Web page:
Moody’s Gives Thumbs Up to Guv’s Transportation Package

I’m always preaching the need to bolster the  creditworthiness of the commonwealth — and with the fiscal calamities I see coming out of Washington, D.C., Virginia’s AAA rating just isn’t strong enough — so I feel obliged to take note of a statement issued by Moody’s Investor Services last week. The bond-rating agency has found the state’s transportation funding plan to be “credit positive.”

Stated the firm Friday:

Last Saturday, Virginia’s General Assembly passed a transportation funding package that eliminates the state’s gas tax and replaces it with a sales and use tax dedicated exclusively to funding transportation needs. Governor Bob McDonnell, who sponsored the original transportation package, is expected to sign the bill into law within the next month. The new law could generate as much as $3.5 billion of net additional revenue for roads, rail and transit in the state over the next five years, a credit positive.

The legislation makes The Commonwealth of Virginia (Aaa negative) the first state to address stagnant gas tax collections that have been increasingly insufficient to meet transportation funding needs, a problem faced by many states as they, consumers and automakers embrace higher fuel efficiency standards. These forces, combined with the fact that Virginia’s motor fuel tax rate did not adjust to inflation, have translated into flat revenues over the last ten years. … Set at a rate of 17.5 cents per gallon since 1985, over $3.3 billion of gas tax revenues have been used for required maintenance since 2002, reducing Virginia’s ability to fund transportation capacity expansion, congestion mitigation or major reconstruction and rehabilitation projects.

In a press release touting the Moody’s report, Governor Bob McDonnell gave an interesting response (my emphasis): “Today’s report from Moody’s is good news for Virginians. We are working to make Virginia a jobs-magnet and that can’t happen without a modern and well-funded transportation system.”

Bacon’s bottom line: As one who vociferously opposed the tax package, let me be quick to congratulate McDonnell on the positive review. It is a not-insignificant silver lining to an otherwise highly flawed approach to transportation policy. Unfortunately, Moody’s is interested only in the fiscal impact. The firm does not ask the question of interest to taxpayers, whether the money will be wisely spent.

On that topic, the governor’s statement should be a matter of concern. He promoted the tax increase primarily as a congestion-fighting initiative. Now he’s billing it as an economic-development initiative. Does this mean that we’ll be seeing more projects like the Charlottesville Bypass and the U.S. 460 Connector? Is he warming us up for other projects of dubious value or a highly speculative nature?

Just asking.


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4 responses to “Moody’s Gives Thumbs Up to Guv’s Transportation Package”

  1. larryg Avatar

    this is not anything shocking. Our local county gets it’s credit rating raised when we increase taxes…. sometimes we even get credit rating increases when the credit raters THINK we have sufficient wealth in the county that we COULD raise taxes.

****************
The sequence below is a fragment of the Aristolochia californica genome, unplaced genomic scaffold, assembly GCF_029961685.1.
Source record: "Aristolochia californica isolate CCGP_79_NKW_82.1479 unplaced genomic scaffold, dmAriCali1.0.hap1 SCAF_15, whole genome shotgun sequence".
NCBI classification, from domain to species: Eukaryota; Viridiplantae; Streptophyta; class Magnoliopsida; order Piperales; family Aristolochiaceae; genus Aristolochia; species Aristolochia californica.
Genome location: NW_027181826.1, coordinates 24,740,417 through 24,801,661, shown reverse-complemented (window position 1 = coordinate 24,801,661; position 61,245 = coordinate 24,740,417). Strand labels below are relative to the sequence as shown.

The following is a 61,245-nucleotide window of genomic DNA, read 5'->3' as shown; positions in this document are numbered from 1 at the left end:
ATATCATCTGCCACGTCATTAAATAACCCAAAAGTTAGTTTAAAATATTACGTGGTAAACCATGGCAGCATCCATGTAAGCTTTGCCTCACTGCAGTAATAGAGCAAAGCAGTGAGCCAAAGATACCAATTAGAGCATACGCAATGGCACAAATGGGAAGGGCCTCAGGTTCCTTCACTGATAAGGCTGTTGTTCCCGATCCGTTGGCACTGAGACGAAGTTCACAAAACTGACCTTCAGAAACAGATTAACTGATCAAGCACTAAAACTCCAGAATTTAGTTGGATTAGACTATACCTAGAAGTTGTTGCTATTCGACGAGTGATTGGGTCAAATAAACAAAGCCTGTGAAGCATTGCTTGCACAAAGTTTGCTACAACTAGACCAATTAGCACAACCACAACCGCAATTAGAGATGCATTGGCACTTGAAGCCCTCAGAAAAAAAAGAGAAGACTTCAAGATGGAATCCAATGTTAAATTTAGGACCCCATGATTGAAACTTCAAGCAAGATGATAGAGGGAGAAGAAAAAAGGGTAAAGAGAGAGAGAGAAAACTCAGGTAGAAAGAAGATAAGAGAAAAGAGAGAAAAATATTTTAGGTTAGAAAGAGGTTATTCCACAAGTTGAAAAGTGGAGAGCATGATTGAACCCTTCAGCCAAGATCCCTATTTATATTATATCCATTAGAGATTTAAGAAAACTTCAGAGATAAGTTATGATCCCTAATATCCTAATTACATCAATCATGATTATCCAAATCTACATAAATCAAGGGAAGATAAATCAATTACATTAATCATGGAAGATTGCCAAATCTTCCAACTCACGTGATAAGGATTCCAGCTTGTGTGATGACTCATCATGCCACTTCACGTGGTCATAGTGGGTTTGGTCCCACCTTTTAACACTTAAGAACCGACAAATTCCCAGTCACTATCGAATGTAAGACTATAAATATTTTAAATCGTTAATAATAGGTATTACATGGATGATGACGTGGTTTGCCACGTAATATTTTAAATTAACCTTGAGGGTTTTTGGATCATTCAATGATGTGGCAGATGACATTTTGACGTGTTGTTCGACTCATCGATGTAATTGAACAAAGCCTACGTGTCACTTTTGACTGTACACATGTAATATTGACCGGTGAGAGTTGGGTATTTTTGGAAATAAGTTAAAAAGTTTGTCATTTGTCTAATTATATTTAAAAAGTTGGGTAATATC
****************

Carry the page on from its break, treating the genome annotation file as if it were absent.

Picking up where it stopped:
and you are right – the credit rating agencies are not concerned with ROI or “efficiency” just cash flow.

  2. DJRippert Avatar

    The Tea Party types in Virginia are really taking it on the chin lately. After pitching an absolute hissy fit over McDonnell’s ending of the annual transportation tax cuts that have been in place since 1986 they are dismayed to find businessmen agreeing with McDonnell.

    Moody’s does watch cash flow. And not much cash flows from businesses that leave Virginia because of the transportation funding disaster. Or businesses that don’t come to Virginia.

    Time for the Tea Party to get over this. The annual tax cuts are over. Move on.

  3. And just think what we could do if the increased tax revenues were coupled with 59.5% of the costs for transportation improvements connected with any rezoning were paid by those receiving the increased density.

  4. Breckinridge Avatar

    You call it an annual tax cut, the impact of inflation on the fixed per gallon gas tax. But I called it an annual price cut, a subtle distinction but I think an important one. Tuition at UVa is not a tax, but a price. And it sure goes up every year. Let the Tea Party chew on that one a while.

    Now the fun begins. Does Cuccinelli promise to repeal this as Governor? Or like everybody else who opposed it, if he gets in does he fume and fuss but issue press releases touting the projects and show up at the ribbon cuttings? That’s my bet.

    The Charlottesville bypass is a disaster because it is 25 years too late. It does seem silly at this point. I’m still of a mind to think the US 460 project may prove an economic boon in the long run, if it ends up being lined with distribution centers or manufacturing plants tied to the Port of Virginia. Overall the challenge will the be same as it was in the ten years after the 1986 tax package, to find the right balance of projects that actually move traffic rather than those that create more congestion. The difference between then and now is the price of fuel, which may help the decision process.

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